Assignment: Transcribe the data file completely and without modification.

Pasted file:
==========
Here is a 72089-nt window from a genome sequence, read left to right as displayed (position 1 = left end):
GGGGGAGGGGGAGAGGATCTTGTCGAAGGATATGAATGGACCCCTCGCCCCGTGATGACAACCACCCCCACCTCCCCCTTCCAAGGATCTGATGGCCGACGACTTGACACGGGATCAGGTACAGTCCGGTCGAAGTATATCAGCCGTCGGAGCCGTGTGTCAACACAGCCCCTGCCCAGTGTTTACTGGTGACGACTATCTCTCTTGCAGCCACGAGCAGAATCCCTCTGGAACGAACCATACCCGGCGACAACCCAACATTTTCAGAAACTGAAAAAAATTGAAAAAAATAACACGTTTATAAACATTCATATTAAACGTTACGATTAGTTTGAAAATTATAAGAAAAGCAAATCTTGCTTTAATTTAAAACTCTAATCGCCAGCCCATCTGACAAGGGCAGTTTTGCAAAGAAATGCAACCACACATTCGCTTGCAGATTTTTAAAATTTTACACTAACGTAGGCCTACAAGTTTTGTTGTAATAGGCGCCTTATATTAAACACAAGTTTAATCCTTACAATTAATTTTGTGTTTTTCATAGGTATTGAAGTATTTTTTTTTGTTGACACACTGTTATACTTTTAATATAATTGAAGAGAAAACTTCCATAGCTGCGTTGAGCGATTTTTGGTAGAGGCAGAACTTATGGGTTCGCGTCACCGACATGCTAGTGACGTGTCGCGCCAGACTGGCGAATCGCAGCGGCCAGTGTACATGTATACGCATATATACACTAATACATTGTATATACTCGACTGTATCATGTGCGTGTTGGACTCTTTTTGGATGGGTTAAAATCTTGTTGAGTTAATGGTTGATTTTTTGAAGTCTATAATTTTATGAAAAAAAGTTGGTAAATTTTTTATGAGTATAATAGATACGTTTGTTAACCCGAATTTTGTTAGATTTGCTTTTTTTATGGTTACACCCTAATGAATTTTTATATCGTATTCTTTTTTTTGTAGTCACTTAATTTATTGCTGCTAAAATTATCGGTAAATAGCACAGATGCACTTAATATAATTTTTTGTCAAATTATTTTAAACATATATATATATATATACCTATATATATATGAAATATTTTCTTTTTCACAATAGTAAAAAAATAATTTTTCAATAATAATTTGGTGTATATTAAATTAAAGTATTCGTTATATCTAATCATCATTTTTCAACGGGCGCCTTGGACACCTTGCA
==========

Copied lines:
Here is a 72089-nt window from a genome sequence, read left to right as displayed (position 1 = left end):
GGGGGAGGGGGAGAGGATCTTGTCGAAGGATATGAATGGACCCCTCGCCCCGTGATGACAACCACCCCCACCTCCCCCTTCCAAGGATCTGATGGCCGACGACTTGACACGGGATCAGGTACAGTCCGGTCGAAGTATATCAGCCGTCGGAGCCGTGTGTCAACACAGCCCCTGCCCAGTGTTTACTGGTGACGACTATCTCTCTTGCAGCCACGAGCAGAATCCCTCTGGAACGAACCATACCCGGCGACAACCCAACATTTTCAGAAACTGAAAAAAATTGAAAAAAATAACACGTTTATAAACATTCATATTAAACGTTACGATTAGTTTGAAAATTATAAGAAAAGCAAATCTTGCTTTAATTTAAAACTCTAATCGCCAGCCCATCTGACAAGGGCAGTTTTGCAAAGAAATGCAACCACACATTCGCTTGCAGATTTTTAAAATTTTACACTAACGTAGGCCTACAAGTTTTGTTGTAATAGGCGCCTTATATTAAACACAAGTTTAATCCTTACAATTAATTTTGTGTTTTTCATAGGTATTGAAGTATTTTTTTTTGTTGACACACTGTTATACTTTTAATATAATTGAAGAGAAAACTTCCATAGCTGCGTTGAGCGATTTTTGGTAGAGGCAGAACTTATGGGTTCGCGTCACCGACATGCTAGTGACGTGTCGCGCCAGACTGGCGAATCGCAGCGGCCAGTGTACATGTATACGCATATATACACTAATACATTGTATATACTCGACTGTATCATGTGCGTGTTGGACTCTTTTTGGATGGGTTAAAATCTTGTTGAGTTAATGGTTGATTTTTTGAAGTCTATAATTTTATGAAAAAAAGTTGGTAAATTTTTTATGAGTATAATAGATACGTTTGTTAACCCGAATTTTGTTAGATTTGCTTTTTTTATGGTTACACCCTAATGAATTTTTATATCGTATTCTTTTTTTTGTAGTCACTTAATTTATTGCTGCTAAAATTATCGGTAAATAGCACAGATGCACTTAATATAATTTTTTGTCAAATTATTTTAAACATATATATATATATATACCTATATATATATGAAATATTTTCTTTTTCACAATAGTAAAAAAATAATTTTTCAATAATAATTTGGTGTATATTAAATTAAAGTATTCGTTATATCTAATCATCATTTTTCAACGGGCGCCTTGGACACCTTGCA